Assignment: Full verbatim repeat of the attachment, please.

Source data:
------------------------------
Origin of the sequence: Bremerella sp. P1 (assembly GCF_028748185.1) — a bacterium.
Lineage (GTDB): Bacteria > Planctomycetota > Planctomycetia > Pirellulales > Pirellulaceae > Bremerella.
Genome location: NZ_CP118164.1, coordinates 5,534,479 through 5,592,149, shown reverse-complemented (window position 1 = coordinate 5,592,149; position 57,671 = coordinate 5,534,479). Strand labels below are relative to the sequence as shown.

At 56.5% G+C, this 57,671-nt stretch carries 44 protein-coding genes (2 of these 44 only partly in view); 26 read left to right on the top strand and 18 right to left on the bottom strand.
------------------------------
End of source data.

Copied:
Origin of the sequence: Bremerella sp. P1 (assembly GCF_028748185.1) — a bacterium.
Lineage (GTDB): Bacteria > Planctomycetota > Planctomycetia > Pirellulales > Pirellulaceae > Bremerella.
Genome location: NZ_CP118164.1, coordinates 5,534,479 through 5,592,149, shown reverse-complemented (window position 1 = coordinate 5,592,149; position 57,671 = coordinate 5,534,479). Strand labels below are relative to the sequence as shown.

At 56.5% G+C, this 57,671-nt stretch carries 44 protein-coding genes (2 of these 44 only partly in view); 26 read left to right on the top strand and 18 right to left on the bottom strand.